Observed phenomena: Lunar eclipse
Type of eclipse: Penumbral Lunar eclipse
Type of observation: Negative
Date and time: 28.11.2012, 16:35-18:10
Observing place: Parkano, Finland
Observing conditions: Overcast, windy, cold, light snowfall
Unfortunately the penumbral Lunar eclipse of 28th of November was obscured by clouds here in southern part of Finland. The eclipse was though observed in northern Finland!
Weather here was overcast, but there were some small holes in the cloud cover, and I was able to see glimpses of the Moon when I was observing, but I couldn’t see any signs of eclipse during those small instances. It was also very cold and windy, and there was also some light snowfall.
The next celestial event is going to happen in April of 2013, this time also a Lunar eclipse! This eclipse is also going to be a penumbral eclipse, although the Moon touches the umbra during the maximum eclipse. When observed here from the horizon of Finland, the Moon will be in southern sky at low altitude during the eclipse. Also the sky will be already relatively light because of approaching summer. This might cause some difficulties at least in the higher latitudes.
Observed phenomena: Aurora borealis
Observing place: Kuru, Ylöjärvi, Finland
Observing method: Photography
Technical information about photographing equipment: Camera: Canon EOS 1100D, lens: Samyang 8mm fish eye, Canon EF-S 18-55mm IS
Observing conditions: Clear sky at the beginnig, getting cloudy in the end, -3 °C, calm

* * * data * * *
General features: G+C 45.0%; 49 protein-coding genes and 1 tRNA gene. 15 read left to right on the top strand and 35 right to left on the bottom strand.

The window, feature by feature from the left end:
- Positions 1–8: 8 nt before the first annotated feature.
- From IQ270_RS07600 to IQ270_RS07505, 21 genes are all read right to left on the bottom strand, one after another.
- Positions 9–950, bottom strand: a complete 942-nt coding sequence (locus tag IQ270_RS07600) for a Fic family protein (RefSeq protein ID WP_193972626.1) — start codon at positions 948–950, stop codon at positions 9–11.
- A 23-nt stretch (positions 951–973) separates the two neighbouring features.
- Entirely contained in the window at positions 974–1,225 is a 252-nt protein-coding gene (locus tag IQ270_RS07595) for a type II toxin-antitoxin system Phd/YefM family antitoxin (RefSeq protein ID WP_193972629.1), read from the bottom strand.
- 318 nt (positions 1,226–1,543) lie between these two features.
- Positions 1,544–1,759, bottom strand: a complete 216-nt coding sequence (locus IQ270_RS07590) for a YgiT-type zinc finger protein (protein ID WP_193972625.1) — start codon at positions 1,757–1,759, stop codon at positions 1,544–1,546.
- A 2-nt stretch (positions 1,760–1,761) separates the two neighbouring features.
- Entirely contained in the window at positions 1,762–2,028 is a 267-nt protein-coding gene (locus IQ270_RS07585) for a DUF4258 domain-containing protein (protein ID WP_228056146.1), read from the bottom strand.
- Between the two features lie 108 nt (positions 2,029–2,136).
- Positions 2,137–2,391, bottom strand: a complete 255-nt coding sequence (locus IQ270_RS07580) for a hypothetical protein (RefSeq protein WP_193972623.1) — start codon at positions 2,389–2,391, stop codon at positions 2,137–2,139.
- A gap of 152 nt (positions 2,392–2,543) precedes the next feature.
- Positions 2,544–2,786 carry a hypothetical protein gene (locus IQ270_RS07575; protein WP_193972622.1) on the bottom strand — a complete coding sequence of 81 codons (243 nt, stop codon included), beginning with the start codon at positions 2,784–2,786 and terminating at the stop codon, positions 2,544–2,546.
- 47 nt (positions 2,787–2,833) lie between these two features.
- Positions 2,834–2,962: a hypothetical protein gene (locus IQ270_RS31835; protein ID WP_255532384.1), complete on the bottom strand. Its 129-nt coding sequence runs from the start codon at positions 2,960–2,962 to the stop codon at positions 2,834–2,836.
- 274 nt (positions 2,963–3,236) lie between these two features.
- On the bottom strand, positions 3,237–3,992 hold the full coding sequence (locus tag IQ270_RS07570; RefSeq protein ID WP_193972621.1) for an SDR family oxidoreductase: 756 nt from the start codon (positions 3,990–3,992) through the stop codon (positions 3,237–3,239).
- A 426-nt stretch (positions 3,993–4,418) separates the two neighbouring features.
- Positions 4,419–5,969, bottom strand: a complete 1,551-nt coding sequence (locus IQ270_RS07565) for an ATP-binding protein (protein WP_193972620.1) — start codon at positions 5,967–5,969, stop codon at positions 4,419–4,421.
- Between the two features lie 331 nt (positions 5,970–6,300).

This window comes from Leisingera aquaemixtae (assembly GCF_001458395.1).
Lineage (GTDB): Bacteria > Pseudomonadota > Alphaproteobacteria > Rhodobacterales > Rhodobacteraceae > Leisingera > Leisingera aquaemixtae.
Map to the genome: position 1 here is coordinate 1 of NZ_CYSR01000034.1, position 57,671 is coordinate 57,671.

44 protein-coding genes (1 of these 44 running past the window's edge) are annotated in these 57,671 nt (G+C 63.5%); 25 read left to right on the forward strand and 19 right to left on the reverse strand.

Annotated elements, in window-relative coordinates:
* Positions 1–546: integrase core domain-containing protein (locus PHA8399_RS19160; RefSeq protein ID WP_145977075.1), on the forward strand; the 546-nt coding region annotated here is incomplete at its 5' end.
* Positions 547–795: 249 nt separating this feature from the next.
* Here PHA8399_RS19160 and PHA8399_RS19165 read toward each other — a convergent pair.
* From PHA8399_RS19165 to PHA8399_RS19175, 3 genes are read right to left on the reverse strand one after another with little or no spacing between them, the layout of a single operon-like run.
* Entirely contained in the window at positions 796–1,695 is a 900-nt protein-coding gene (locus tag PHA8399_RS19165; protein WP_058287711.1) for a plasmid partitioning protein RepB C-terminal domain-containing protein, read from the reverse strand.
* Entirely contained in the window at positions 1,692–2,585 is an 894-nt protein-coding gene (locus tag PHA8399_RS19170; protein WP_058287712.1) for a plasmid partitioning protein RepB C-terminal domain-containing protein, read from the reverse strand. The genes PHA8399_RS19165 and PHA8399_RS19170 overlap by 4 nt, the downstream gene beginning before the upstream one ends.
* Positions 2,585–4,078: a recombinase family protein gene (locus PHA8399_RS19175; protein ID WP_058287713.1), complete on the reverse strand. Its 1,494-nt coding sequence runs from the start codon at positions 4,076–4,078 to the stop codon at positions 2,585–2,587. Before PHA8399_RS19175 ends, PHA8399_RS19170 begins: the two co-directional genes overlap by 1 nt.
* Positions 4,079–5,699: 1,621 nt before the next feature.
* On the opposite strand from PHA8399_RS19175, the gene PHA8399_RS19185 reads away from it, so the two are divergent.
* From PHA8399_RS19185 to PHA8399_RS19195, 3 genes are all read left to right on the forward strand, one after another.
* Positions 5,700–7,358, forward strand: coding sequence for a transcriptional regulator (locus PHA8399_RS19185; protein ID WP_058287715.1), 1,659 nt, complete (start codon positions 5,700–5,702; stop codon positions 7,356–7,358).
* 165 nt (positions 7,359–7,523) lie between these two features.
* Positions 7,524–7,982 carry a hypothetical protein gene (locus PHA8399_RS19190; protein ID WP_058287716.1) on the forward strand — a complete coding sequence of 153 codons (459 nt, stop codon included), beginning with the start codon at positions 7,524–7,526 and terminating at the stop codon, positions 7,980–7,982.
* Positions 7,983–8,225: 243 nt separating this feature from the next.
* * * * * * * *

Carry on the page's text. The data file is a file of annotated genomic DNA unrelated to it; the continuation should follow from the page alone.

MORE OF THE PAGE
This night I went to my observing site with my flatmate to show him some stars and celestial objects. At the beginning the sky was clear and relatively dark, and we could see many celestial wonders! But then the sky started to get hazy. Apparently there was some thin cloud veil in the sky, but also there was some diffuse aurora veil.
A little bit later the aurorae became more obvious, when an aurora belt appeared in the northern horizon. At the beginning this belt was pretty quiet, but then it suddenly got more active, brighter and rayed, and the rays were moving quickly along the belt. This didn’t last long, and actually the clouds also got thicker and thicker, and eventually they obscured the aurorae totally.
During this night came many observations from all over Finland about northern lights. Many observers reported, that they had observed red colour with the aurorae. There is a distinct red colour visible also in my aurora photos, but originally I had thought that it was caused by light pollution of near by Parkano town. But because also many others had seen the redness of the aurorae, it is clear that the redness of the aurorae in my photos was really the redness of the aurorae, and not just light pollution.
Darkness of the background sky: 2
Weather: Clear sky, -2 °C, light wind, no snow, no Moon, faint aurora arc at low altitude in northern sky
Objects observed: Messier 39 (visual, sketching), Messier 77 (visual, sketching)
During this session, the sky was relatively dark, although there was some aurora in the northern sky, and thus I decided to try to observe the comet Hergenrother once again. This time I had very accurate maps with me, and I was looking for the comet carefully in the right place, but still I couldn’t find it. I deduced from this, that the unvisibility of the comet is caused only by the low magnitude of the comet itself.